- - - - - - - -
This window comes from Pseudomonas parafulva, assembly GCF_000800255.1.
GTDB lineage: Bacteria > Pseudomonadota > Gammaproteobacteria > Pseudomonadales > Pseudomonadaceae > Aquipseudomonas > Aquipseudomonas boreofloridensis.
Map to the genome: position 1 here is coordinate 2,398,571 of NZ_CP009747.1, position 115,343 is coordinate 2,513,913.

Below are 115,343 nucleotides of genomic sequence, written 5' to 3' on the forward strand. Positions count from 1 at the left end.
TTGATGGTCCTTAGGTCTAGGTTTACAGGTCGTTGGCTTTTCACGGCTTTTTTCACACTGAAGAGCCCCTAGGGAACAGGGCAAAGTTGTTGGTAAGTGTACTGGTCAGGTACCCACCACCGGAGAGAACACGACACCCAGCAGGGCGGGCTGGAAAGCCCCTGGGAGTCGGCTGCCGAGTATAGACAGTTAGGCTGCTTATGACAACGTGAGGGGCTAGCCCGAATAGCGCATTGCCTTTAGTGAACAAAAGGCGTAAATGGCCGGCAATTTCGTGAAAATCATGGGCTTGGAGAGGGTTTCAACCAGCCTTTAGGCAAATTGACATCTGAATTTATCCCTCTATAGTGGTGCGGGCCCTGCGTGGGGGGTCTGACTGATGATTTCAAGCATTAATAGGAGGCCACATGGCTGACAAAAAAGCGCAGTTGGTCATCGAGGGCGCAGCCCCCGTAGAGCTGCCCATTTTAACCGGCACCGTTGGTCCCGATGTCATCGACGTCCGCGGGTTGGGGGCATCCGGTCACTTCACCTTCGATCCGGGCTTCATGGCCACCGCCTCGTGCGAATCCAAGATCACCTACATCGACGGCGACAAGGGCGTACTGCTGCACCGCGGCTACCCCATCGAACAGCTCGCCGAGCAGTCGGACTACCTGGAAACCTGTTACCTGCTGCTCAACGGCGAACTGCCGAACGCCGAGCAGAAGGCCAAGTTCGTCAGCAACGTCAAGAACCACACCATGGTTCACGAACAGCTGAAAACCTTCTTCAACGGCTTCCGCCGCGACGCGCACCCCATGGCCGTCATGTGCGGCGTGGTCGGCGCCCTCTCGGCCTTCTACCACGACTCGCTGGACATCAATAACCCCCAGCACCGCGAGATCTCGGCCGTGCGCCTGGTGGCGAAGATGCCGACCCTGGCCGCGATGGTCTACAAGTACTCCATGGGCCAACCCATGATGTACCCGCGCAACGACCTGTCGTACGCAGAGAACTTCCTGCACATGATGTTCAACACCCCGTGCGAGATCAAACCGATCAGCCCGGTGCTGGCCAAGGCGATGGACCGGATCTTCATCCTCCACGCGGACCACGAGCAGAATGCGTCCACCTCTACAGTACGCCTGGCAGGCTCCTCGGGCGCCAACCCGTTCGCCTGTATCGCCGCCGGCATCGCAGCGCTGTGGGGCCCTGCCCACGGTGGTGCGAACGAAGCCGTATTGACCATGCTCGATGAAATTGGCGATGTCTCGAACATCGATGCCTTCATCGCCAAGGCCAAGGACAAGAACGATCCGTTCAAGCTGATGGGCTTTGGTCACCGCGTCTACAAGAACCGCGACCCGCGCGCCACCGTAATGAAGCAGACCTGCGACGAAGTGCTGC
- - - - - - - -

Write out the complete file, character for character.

This window comes from Pseudomonas parafulva, assembly GCF_000800255.1.
GTDB lineage: Bacteria > Pseudomonadota > Gammaproteobacteria > Pseudomonadales > Pseudomonadaceae > Aquipseudomonas > Aquipseudomonas boreofloridensis.
Map to the genome: position 1 here is coordinate 2,398,571 of NZ_CP009747.1, position 115,343 is coordinate 2,513,913.

Below are 115,343 nucleotides of genomic sequence, written 5' to 3' on the forward strand. Positions count from 1 at the left end.
TTGATGGTCCTTAGGTCTAGGTTTACAGGTCGTTGGCTTTTCACGGCTTTTTTCACACTGAAGAGCCCCTAGGGAACAGGGCAAAGTTGTTGGTAAGTGTACTGGTCAGGTACCCACCACCGGAGAGAACACGACACCCAGCAGGGCGGGCTGGAAAGCCCCTGGGAGTCGGCTGCCGAGTATAGACAGTTAGGCTGCTTATGACAACGTGAGGGGCTAGCCCGAATAGCGCATTGCCTTTAGTGAACAAAAGGCGTAAATGGCCGGCAATTTCGTGAAAATCATGGGCTTGGAGAGGGTTTCAACCAGCCTTTAGGCAAATTGACATCTGAATTTATCCCTCTATAGTGGTGCGGGCCCTGCGTGGGGGGTCTGACTGATGATTTCAAGCATTAATAGGAGGCCACATGGCTGACAAAAAAGCGCAGTTGGTCATCGAGGGCGCAGCCCCCGTAGAGCTGCCCATTTTAACCGGCACCGTTGGTCCCGATGTCATCGACGTCCGCGGGTTGGGGGCATCCGGTCACTTCACCTTCGATCCGGGCTTCATGGCCACCGCCTCGTGCGAATCCAAGATCACCTACATCGACGGCGACAAGGGCGTACTGCTGCACCGCGGCTACCCCATCGAACAGCTCGCCGAGCAGTCGGACTACCTGGAAACCTGTTACCTGCTGCTCAACGGCGAACTGCCGAACGCCGAGCAGAAGGCCAAGTTCGTCAGCAACGTCAAGAACCACACCATGGTTCACGAACAGCTGAAAACCTTCTTCAACGGCTTCCGCCGCGACGCGCACCCCATGGCCGTCATGTGCGGCGTGGTCGGCGCCCTCTCGGCCTTCTACCACGACTCGCTGGACATCAATAACCCCCAGCACCGCGAGATCTCGGCCGTGCGCCTGGTGGCGAAGATGCCGACCCTGGCCGCGATGGTCTACAAGTACTCCATGGGCCAACCCATGATGTACCCGCGCAACGACCTGTCGTACGCAGAGAACTTCCTGCACATGATGTTCAACACCCCGTGCGAGATCAAACCGATCAGCCCGGTGCTGGCCAAGGCGATGGACCGGATCTTCATCCTCCACGCGGACCACGAGCAGAATGCGTCCACCTCTACAGTACGCCTGGCAGGCTCCTCGGGCGCCAACCCGTTCGCCTGTATCGCCGCCGGCATCGCAGCGCTGTGGGGCCCTGCCCACGGTGGTGCGAACGAAGCCGTATTGACCATGCTCGATGAAATTGGCGATGTCTCGAACATCGATGCCTTCATCGCCAAGGCCAAGGACAAGAACGATCCGTTCAAGCTGATGGGCTTTGGTCACCGCGTCTACAAGAACCGCGACCCGCGCGCCACCGTAATGAAGCAGACCTGCGACGAAGTGCTGC